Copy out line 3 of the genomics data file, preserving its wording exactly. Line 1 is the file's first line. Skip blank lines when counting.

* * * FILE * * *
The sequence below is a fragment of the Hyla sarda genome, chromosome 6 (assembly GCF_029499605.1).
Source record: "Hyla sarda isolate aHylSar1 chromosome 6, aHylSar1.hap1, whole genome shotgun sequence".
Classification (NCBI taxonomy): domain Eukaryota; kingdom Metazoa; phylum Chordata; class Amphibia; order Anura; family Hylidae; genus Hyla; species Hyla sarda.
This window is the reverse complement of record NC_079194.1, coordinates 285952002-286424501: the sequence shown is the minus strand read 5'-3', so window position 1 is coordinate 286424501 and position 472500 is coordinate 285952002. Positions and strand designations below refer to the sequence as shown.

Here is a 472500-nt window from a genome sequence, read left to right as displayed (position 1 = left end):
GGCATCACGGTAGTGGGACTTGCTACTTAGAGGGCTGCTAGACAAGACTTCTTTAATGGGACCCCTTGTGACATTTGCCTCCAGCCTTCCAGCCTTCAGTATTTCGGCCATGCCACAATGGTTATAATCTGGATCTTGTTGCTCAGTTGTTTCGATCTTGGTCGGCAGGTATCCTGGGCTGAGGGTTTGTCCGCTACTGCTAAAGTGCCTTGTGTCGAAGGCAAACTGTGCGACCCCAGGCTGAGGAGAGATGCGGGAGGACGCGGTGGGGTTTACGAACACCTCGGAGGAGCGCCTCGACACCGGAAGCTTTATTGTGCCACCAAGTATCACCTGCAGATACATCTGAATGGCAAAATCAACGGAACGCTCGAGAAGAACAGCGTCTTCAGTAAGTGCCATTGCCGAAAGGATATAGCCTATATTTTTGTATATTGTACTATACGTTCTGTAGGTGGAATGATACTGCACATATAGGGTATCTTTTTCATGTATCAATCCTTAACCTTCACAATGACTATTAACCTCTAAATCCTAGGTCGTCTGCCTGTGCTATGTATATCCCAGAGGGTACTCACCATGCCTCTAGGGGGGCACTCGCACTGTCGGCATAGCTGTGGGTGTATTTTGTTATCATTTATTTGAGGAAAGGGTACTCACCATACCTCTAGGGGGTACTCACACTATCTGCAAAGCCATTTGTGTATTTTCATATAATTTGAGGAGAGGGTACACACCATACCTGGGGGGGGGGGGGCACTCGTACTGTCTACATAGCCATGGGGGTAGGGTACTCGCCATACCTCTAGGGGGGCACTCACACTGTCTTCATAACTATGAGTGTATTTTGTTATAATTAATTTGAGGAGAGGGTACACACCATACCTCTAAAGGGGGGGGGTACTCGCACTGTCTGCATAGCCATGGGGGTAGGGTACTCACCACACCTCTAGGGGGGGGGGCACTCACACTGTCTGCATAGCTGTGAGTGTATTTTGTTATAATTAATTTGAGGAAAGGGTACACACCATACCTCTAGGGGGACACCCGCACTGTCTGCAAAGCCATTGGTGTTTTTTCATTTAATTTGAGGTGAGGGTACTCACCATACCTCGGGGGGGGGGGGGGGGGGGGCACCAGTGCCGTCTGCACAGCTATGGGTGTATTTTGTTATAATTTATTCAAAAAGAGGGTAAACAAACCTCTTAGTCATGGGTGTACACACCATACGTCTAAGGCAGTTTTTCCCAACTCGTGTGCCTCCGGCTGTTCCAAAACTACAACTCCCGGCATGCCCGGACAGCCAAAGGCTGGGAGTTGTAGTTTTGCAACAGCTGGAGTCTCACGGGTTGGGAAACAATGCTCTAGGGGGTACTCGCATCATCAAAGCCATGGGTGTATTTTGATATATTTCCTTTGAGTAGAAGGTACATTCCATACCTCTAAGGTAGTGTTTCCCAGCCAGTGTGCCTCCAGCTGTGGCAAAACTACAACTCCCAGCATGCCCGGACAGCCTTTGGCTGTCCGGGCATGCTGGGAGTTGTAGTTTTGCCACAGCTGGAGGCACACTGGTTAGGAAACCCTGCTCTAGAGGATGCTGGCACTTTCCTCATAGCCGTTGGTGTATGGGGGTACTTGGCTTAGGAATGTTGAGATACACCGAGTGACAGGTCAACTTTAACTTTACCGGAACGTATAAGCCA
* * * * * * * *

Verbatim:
Classification (NCBI taxonomy): domain Eukaryota; kingdom Metazoa; phylum Chordata; class Amphibia; order Anura; family Hylidae; genus Hyla; species Hyla sarda.